By Kurt Smith, author of the Ballpark E-Guide series
OK, we talk about the best, we talk about the worst, we look to Joe Mock, webmaster here at Baseballparks.com, to see who’s right, but which ballparks don’t get the respect that they should? There are some great palaces of baseball that, for whatever reason, don’t get ranked highly on people’s favorite ballpark lists.
In my travels, I’ve experienced some great ballparks that aren’t Fenway or AT&T and wondered, why don’t people ever say this one is the best?
So I’m throwing out five I’ve visited that I think are the most underrated, not because people don’t like them, but because I believe that they should be ranked higher than most people do.
In reverse order:
5) Miller Park – It isn’t the structure itself that makes Miller special—although the gigantic roof around this circular monster is indeed extremely impressive, and it’s great to know that when you make a trip to Milwaukee, you’re going to see a game. But it’s Brewers fans that make Miller Park stand out.
Before a game, the Miller parking lot bears a tailgating scene like no other in baseball, perhaps even in sports. Sure, some football teams have great tailgating, but Brew Crew fans do this 81 times a year! As soon as the parking lots open, people are setting up tents and tables of food, firing up grills, and tossing around beanbags with music playing. Everywhere you walk, there is an intense aroma of coals and sausage.
Perhaps it’s that people can enjoy a cold one or two outside for less, and it makes the fans less inhibited. But once inside, the atmosphere is electric, and inside a dome the noise of fans can be deafening. Brewers fans love their baseball, and a game to them is an all-day event. And why shouldn’t it be? You might not like indoor baseball, but no baseball fan could fail to appreciate the Miller experience.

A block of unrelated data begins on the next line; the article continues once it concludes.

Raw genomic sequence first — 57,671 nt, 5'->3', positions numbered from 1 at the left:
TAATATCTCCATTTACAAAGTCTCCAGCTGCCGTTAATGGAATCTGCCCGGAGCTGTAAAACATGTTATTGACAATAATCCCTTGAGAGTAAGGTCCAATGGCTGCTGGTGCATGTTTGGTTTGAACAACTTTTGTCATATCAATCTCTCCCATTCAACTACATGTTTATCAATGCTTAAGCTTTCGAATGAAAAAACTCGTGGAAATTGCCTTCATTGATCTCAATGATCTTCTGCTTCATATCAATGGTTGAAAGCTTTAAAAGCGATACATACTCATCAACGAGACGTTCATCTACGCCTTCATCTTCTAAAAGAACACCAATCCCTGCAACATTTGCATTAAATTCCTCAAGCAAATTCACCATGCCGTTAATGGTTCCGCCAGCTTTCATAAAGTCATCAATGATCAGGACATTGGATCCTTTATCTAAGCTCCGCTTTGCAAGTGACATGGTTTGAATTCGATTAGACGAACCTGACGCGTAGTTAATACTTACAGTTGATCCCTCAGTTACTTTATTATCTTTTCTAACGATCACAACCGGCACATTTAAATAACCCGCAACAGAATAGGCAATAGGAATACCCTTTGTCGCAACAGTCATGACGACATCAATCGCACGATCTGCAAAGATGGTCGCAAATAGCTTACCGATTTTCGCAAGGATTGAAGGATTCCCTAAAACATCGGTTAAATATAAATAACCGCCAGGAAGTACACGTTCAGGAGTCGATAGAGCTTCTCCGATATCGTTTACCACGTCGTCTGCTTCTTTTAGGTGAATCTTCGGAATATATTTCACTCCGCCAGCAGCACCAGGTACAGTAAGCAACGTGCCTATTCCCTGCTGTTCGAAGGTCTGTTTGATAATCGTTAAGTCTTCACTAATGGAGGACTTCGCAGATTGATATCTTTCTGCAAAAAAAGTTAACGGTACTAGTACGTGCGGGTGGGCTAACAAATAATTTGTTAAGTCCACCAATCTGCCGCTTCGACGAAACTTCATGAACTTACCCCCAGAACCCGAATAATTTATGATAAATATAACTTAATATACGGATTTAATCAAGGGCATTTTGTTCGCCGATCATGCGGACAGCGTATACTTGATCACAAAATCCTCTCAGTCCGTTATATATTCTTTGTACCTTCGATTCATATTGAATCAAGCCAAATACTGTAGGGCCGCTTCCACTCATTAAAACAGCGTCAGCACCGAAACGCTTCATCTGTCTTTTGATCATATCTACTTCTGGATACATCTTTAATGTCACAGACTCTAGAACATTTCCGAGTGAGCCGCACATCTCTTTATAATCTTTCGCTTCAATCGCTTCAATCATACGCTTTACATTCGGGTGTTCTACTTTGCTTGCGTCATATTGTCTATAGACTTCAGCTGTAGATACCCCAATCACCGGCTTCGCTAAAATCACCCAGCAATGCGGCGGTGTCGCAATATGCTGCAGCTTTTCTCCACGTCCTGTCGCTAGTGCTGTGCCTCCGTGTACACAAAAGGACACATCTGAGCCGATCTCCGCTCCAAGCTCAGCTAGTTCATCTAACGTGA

4) Turner Field – I’m not sure why Turner seems to sort of get forgotten among the ballpark heavyweights; my guess is that no one believed you could make a great ballpark by tearing off half of an Olympic stadium. But it turned out just fine.
Turner Field has a beautiful brick façade; attractive Braves blue seats, a gargantuan hi-def scoreboard, and plenty of nods to Braves history with the Braves Museum, Scouts Alley, and Monument Grove with the huge retired numbers where the other half of the Olympic stadium used to be.
There’s a great kids play area in left field, and the view of the city or the entire ballpark from there is not bad at all. Getting there by car or public transit is equally doable.
The Braves are a competitive team and tickets are still affordable, and by the way, the food selection at Turner is as good as any in a ballpark. When you can get a footlong dog with Buffalo chicken dip on it, you’re doing all right. Turner Field is a great ballgame experience, and I highly recommend a trip there.
3) Busch Stadium – I really don’t get why people miss the old Busch. I know there’s history and all that, but I visited all of the cookie cutter donuts back then—Philadelphia, Pittsburgh, Cincinnati—and I thought Busch was the worst of them. Not only was it very much the typical concrete donut, my nosebleed right field seat cost way too much and was one of the most uncomfortable seats I’d ever sat in.